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PLAN for the ACT

PLAN for the ACT

By Bridget Kulla

September 04, 2008

What is the PLAN?

The PLAN is a curriculum-based test that covers material commonly taught in the classroom. It measures what you have learned and how well you can use that knowledge. Students typically take the PLAN during their sophomore year of high school in preparation for the ACT, which is taken in the junior or senior year.



The PLAN contains four sections:

  • 30-minute English section
  • 40-minute mathematics section
  • 20-minute reading section
  • 25-minute science section

The test includes 145 multiple-choice questions and takes about one hour and 55 minutes to complete, not including breaks. The content of the PLAN is similar to that on the ACT.

Why Take the PLAN?

The PLAN helps predict how well you will do on the ACT. It lets you become familiar with the format of the ACT and allows you to see which subjects you need to focus on to improve your ACT scores.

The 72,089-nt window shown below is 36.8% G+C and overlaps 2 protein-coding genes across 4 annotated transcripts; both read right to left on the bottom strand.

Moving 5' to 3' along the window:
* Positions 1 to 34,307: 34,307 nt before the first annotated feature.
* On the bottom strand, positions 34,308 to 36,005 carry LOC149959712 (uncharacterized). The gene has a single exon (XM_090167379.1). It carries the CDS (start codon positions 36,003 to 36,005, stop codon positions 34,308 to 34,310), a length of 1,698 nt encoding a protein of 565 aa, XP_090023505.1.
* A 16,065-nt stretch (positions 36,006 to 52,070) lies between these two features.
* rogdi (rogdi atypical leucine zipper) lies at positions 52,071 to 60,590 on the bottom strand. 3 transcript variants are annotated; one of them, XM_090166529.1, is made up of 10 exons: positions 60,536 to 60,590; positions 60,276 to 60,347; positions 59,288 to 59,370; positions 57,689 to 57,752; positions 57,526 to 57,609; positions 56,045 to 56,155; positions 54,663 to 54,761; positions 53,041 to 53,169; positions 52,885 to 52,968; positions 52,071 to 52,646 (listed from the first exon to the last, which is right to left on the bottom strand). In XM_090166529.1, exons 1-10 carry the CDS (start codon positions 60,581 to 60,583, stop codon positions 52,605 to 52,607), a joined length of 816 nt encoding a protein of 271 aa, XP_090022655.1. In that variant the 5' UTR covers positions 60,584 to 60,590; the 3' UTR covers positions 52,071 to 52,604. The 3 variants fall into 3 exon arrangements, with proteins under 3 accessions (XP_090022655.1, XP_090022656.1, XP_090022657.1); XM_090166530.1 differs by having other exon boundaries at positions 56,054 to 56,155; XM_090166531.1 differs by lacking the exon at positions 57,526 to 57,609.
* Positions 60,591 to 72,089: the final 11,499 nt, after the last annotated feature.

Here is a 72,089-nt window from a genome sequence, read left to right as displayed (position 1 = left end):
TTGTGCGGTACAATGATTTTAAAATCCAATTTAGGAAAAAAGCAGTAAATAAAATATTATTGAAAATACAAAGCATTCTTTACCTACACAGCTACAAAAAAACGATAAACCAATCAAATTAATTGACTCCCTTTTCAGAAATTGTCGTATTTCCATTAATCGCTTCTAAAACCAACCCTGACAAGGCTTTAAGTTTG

As the test name suggests, the PLAN also gets students thinking about their plans for life after high school. When you take the PLAN, you are asked to list the courses you intend to take during your junior and senior years. Your PLAN score report then compares your plans with their recommendations.

The PLAN also gives you insight about how prepared you will be for college. Your score report includes College Readiness Benchmark Scores that show areas where you are succeeding and areas where you need improvement in order to be ready for college-level work. These results can help you plan which courses you should take for your junior and senior years.

When you complete the PLAN, you are asked to choose a career area that interests you and complete an interest inventory. Your results are then plotted on a World-of-Work Map, which suggests career areas that might interest you.

How to Do Well on the PLAN

Prepare for the PLAN as you would any other standardized test. Go into the test well rested and be sure to read all the test instructions. Pace yourself and try not to spend too much time on any one question. Keep in mind that there is no penalty for incorrect answers, so a guess is better than no answer at all.

When to Take the PLAN

Test dates and times are different for every school. Contact your guidance counselor about the time, date, location and how to register. Unlike the ACT, you cannot register for the PLAN online.


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